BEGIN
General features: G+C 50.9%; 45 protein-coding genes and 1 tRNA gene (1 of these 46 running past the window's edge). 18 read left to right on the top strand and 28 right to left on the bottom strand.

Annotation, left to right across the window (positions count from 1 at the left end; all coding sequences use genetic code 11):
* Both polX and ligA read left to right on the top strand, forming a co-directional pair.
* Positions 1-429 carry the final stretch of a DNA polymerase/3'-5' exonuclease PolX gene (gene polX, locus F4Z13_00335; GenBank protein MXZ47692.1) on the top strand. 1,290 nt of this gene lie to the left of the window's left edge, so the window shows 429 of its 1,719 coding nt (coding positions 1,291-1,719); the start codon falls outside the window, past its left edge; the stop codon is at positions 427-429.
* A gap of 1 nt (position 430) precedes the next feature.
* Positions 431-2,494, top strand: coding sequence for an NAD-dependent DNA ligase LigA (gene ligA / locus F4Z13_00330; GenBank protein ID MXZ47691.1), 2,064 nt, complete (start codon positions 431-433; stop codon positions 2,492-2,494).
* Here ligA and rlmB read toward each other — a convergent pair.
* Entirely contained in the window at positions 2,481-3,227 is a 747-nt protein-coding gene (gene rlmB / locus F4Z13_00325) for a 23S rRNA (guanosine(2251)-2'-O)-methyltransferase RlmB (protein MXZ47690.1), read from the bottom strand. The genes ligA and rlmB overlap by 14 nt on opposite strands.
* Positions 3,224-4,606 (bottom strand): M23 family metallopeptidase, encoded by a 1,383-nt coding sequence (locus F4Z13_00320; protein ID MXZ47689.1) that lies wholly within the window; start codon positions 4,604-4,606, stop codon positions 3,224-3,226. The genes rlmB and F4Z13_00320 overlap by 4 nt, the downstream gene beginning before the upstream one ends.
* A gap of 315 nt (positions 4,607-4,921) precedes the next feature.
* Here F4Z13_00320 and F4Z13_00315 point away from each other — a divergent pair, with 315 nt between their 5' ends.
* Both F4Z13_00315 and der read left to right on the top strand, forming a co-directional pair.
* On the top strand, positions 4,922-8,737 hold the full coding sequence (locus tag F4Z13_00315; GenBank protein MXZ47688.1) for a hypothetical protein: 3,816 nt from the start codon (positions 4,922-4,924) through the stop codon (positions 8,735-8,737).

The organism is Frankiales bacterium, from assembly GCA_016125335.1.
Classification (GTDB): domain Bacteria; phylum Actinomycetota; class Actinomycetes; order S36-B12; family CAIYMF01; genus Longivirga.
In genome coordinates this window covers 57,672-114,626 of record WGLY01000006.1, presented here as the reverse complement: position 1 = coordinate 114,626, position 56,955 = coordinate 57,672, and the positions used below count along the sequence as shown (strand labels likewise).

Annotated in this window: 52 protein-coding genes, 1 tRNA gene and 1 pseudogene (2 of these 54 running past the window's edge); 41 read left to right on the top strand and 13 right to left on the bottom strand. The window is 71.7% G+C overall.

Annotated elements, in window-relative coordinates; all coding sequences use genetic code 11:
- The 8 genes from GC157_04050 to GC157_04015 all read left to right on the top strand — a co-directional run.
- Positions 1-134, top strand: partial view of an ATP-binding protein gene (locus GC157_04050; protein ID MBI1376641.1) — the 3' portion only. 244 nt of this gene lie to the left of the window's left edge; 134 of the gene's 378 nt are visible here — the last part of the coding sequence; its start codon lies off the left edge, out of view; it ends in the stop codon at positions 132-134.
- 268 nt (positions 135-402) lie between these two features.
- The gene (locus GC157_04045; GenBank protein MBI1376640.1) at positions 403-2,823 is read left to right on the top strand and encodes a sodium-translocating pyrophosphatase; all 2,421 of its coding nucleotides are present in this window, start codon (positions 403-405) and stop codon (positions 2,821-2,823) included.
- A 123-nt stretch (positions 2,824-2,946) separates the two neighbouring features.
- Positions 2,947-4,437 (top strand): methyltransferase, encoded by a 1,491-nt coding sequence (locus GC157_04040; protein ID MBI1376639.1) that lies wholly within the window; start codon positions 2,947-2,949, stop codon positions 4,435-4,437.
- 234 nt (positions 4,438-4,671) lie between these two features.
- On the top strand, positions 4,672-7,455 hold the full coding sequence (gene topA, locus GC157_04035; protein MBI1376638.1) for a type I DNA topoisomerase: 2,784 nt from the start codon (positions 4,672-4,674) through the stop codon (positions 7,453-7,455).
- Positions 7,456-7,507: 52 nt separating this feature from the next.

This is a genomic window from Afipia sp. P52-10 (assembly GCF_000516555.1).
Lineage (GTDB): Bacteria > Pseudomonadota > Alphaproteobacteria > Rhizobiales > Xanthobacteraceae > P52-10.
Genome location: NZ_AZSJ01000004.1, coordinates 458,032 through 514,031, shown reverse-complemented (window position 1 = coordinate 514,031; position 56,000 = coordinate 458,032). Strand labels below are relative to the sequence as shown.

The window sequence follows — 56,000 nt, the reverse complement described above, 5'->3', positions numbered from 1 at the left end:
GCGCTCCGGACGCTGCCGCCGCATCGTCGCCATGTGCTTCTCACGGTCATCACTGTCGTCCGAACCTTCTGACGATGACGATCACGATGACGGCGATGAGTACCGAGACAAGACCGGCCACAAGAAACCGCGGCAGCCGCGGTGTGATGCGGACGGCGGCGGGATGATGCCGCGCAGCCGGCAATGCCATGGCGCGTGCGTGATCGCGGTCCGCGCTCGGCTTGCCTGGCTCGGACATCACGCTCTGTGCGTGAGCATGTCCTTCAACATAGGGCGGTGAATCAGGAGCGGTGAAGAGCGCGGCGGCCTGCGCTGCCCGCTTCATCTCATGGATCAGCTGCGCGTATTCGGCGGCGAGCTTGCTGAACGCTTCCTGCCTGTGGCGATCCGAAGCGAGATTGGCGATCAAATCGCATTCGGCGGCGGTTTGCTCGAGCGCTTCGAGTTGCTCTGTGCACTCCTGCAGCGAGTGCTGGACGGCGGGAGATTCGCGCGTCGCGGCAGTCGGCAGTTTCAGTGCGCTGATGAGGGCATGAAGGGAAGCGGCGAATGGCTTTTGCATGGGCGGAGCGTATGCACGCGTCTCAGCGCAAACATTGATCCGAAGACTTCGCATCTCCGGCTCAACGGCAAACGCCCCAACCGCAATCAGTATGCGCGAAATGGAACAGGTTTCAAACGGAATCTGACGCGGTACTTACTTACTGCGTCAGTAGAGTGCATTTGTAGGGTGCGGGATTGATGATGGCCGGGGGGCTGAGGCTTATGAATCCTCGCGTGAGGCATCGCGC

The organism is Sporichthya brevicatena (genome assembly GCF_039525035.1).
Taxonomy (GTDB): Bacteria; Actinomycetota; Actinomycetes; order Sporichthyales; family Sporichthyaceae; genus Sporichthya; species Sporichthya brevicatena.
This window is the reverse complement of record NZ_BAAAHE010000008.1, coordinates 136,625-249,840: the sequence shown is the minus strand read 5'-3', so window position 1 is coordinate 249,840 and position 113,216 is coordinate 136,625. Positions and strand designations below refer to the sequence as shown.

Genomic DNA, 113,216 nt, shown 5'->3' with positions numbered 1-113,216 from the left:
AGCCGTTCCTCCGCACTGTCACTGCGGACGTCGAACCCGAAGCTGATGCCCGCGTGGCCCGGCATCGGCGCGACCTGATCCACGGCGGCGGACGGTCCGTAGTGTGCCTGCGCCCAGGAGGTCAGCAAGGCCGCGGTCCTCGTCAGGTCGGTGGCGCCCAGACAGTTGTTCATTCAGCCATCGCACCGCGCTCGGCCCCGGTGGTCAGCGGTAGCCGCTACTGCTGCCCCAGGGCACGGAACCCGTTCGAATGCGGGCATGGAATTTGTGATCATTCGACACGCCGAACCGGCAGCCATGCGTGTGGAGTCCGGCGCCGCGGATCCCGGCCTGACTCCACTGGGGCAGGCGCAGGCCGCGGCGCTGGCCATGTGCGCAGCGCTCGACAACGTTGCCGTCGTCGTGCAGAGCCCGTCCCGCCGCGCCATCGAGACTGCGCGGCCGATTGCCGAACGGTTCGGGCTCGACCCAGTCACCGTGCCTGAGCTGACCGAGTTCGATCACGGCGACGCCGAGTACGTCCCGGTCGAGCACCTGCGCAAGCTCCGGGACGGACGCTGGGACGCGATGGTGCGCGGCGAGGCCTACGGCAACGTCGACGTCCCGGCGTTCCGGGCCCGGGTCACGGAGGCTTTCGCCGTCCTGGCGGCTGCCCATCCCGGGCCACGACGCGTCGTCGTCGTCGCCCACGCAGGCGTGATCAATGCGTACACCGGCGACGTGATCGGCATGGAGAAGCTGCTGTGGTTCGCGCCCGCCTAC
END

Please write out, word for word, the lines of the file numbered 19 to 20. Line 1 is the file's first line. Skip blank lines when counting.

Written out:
- The 8 genes from GC157_04050 to GC157_04015 all read left to right on the top strand — a co-directional run.
- Positions 1-134, top strand: partial view of an ATP-binding protein gene (locus GC157_04050; protein ID MBI1376641.1) — the 3' portion only. 244 nt of this gene lie to the left of the window's left edge; 134 of the gene's 378 nt are visible here — the last part of the coding sequence; its start codon lies off the left edge, out of view; it ends in the stop codon at positions 132-134.